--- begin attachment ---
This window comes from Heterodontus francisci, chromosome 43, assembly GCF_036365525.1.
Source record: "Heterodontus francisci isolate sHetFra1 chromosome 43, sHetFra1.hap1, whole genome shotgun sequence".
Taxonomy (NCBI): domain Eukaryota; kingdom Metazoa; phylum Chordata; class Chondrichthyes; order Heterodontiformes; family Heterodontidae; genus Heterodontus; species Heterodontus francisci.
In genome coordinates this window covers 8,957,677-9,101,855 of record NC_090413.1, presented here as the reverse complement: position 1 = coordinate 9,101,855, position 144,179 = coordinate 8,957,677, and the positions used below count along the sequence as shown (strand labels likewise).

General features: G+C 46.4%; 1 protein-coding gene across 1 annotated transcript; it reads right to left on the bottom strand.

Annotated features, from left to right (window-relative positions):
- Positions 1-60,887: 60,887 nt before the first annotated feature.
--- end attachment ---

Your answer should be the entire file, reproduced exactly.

This window comes from Heterodontus francisci, chromosome 43, assembly GCF_036365525.1.
Source record: "Heterodontus francisci isolate sHetFra1 chromosome 43, sHetFra1.hap1, whole genome shotgun sequence".
Taxonomy (NCBI): domain Eukaryota; kingdom Metazoa; phylum Chordata; class Chondrichthyes; order Heterodontiformes; family Heterodontidae; genus Heterodontus; species Heterodontus francisci.
In genome coordinates this window covers 8,957,677-9,101,855 of record NC_090413.1, presented here as the reverse complement: position 1 = coordinate 9,101,855, position 144,179 = coordinate 8,957,677, and the positions used below count along the sequence as shown (strand labels likewise).

General features: G+C 46.4%; 1 protein-coding gene across 1 annotated transcript; it reads right to left on the bottom strand.

Annotated features, from left to right (window-relative positions):
- Positions 1-60,887: 60,887 nt before the first annotated feature.